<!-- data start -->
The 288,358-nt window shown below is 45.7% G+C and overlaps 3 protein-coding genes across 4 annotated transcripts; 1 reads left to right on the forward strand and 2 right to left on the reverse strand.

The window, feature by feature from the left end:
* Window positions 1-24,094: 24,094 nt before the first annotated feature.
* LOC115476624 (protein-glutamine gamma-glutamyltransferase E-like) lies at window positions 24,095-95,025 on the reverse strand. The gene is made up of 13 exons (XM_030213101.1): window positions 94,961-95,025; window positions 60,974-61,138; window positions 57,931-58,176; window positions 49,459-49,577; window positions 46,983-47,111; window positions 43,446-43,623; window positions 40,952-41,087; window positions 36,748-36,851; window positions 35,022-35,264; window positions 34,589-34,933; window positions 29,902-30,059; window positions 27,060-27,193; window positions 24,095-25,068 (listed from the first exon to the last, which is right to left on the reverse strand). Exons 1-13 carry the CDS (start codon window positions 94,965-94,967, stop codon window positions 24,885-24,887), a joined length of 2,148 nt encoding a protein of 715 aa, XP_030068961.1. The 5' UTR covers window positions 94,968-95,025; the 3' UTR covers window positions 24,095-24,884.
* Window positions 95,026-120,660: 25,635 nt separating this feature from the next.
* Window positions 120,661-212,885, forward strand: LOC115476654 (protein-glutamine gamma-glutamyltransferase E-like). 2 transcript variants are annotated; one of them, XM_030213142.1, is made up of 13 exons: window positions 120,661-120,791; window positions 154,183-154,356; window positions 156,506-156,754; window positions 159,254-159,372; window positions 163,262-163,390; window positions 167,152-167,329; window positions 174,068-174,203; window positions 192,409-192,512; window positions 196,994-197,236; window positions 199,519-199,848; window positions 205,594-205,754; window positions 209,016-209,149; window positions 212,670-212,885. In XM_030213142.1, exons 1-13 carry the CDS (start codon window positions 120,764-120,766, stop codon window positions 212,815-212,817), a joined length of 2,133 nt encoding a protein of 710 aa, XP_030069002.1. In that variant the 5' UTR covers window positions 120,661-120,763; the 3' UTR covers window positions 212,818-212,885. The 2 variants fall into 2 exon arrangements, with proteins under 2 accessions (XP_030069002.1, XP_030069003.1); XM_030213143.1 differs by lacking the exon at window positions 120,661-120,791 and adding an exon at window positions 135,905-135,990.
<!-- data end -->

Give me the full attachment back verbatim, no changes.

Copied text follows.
The 288,358-nt window shown below is 45.7% G+C and overlaps 3 protein-coding genes across 4 annotated transcripts; 1 reads left to right on the forward strand and 2 right to left on the reverse strand.

The window, feature by feature from the left end:
* Window positions 1-24,094: 24,094 nt before the first annotated feature.
* LOC115476624 (protein-glutamine gamma-glutamyltransferase E-like) lies at window positions 24,095-95,025 on the reverse strand. The gene is made up of 13 exons (XM_030213101.1): window positions 94,961-95,025; window positions 60,974-61,138; window positions 57,931-58,176; window positions 49,459-49,577; window positions 46,983-47,111; window positions 43,446-43,623; window positions 40,952-41,087; window positions 36,748-36,851; window positions 35,022-35,264; window positions 34,589-34,933; window positions 29,902-30,059; window positions 27,060-27,193; window positions 24,095-25,068 (listed from the first exon to the last, which is right to left on the reverse strand). Exons 1-13 carry the CDS (start codon window positions 94,965-94,967, stop codon window positions 24,885-24,887), a joined length of 2,148 nt encoding a protein of 715 aa, XP_030068961.1. The 5' UTR covers window positions 94,968-95,025; the 3' UTR covers window positions 24,095-24,884.
* Window positions 95,026-120,660: 25,635 nt separating this feature from the next.
* Window positions 120,661-212,885, forward strand: LOC115476654 (protein-glutamine gamma-glutamyltransferase E-like). 2 transcript variants are annotated; one of them, XM_030213142.1, is made up of 13 exons: window positions 120,661-120,791; window positions 154,183-154,356; window positions 156,506-156,754; window positions 159,254-159,372; window positions 163,262-163,390; window positions 167,152-167,329; window positions 174,068-174,203; window positions 192,409-192,512; window positions 196,994-197,236; window positions 199,519-199,848; window positions 205,594-205,754; window positions 209,016-209,149; window positions 212,670-212,885. In XM_030213142.1, exons 1-13 carry the CDS (start codon window positions 120,764-120,766, stop codon window positions 212,815-212,817), a joined length of 2,133 nt encoding a protein of 710 aa, XP_030069002.1. In that variant the 5' UTR covers window positions 120,661-120,763; the 3' UTR covers window positions 212,818-212,885. The 2 variants fall into 2 exon arrangements, with proteins under 2 accessions (XP_030069002.1, XP_030069003.1); XM_030213143.1 differs by lacking the exon at window positions 120,661-120,791 and adding an exon at window positions 135,905-135,990.